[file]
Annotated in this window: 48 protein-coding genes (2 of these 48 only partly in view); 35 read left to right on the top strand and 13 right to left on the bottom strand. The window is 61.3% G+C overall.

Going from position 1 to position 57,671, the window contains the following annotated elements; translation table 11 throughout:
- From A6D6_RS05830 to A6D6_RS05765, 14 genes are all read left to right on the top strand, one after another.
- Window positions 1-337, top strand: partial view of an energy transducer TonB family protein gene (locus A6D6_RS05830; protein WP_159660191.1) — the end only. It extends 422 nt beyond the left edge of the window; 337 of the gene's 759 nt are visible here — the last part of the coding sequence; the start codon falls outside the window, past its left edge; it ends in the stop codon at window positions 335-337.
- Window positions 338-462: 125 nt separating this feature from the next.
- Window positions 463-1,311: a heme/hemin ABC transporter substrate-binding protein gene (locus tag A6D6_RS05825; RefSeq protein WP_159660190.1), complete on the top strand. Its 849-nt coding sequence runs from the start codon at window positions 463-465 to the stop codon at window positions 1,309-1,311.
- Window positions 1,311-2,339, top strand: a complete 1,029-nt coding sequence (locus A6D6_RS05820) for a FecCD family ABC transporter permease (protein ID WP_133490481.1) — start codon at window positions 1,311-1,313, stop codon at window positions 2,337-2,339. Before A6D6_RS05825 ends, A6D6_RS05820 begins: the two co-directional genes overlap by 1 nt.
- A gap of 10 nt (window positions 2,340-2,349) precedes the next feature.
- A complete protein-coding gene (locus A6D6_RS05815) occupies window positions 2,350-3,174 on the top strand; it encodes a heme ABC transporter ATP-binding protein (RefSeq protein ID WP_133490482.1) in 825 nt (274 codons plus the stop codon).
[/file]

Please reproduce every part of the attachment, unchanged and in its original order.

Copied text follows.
Annotated in this window: 48 protein-coding genes (2 of these 48 only partly in view); 35 read left to right on the top strand and 13 right to left on the bottom strand. The window is 61.3% G+C overall.

Going from position 1 to position 57,671, the window contains the following annotated elements; translation table 11 throughout:
- From A6D6_RS05830 to A6D6_RS05765, 14 genes are all read left to right on the top strand, one after another.
- Window positions 1-337, top strand: partial view of an energy transducer TonB family protein gene (locus A6D6_RS05830; protein WP_159660191.1) — the end only. It extends 422 nt beyond the left edge of the window; 337 of the gene's 759 nt are visible here — the last part of the coding sequence; the start codon falls outside the window, past its left edge; it ends in the stop codon at window positions 335-337.
- Window positions 338-462: 125 nt separating this feature from the next.
- Window positions 463-1,311: a heme/hemin ABC transporter substrate-binding protein gene (locus tag A6D6_RS05825; RefSeq protein WP_159660190.1), complete on the top strand. Its 849-nt coding sequence runs from the start codon at window positions 463-465 to the stop codon at window positions 1,309-1,311.
- Window positions 1,311-2,339, top strand: a complete 1,029-nt coding sequence (locus A6D6_RS05820) for a FecCD family ABC transporter permease (protein ID WP_133490481.1) — start codon at window positions 1,311-1,313, stop codon at window positions 2,337-2,339. Before A6D6_RS05825 ends, A6D6_RS05820 begins: the two co-directional genes overlap by 1 nt.
- A gap of 10 nt (window positions 2,340-2,349) precedes the next feature.
- A complete protein-coding gene (locus A6D6_RS05815) occupies window positions 2,350-3,174 on the top strand; it encodes a heme ABC transporter ATP-binding protein (RefSeq protein ID WP_133490482.1) in 825 nt (274 codons plus the stop codon).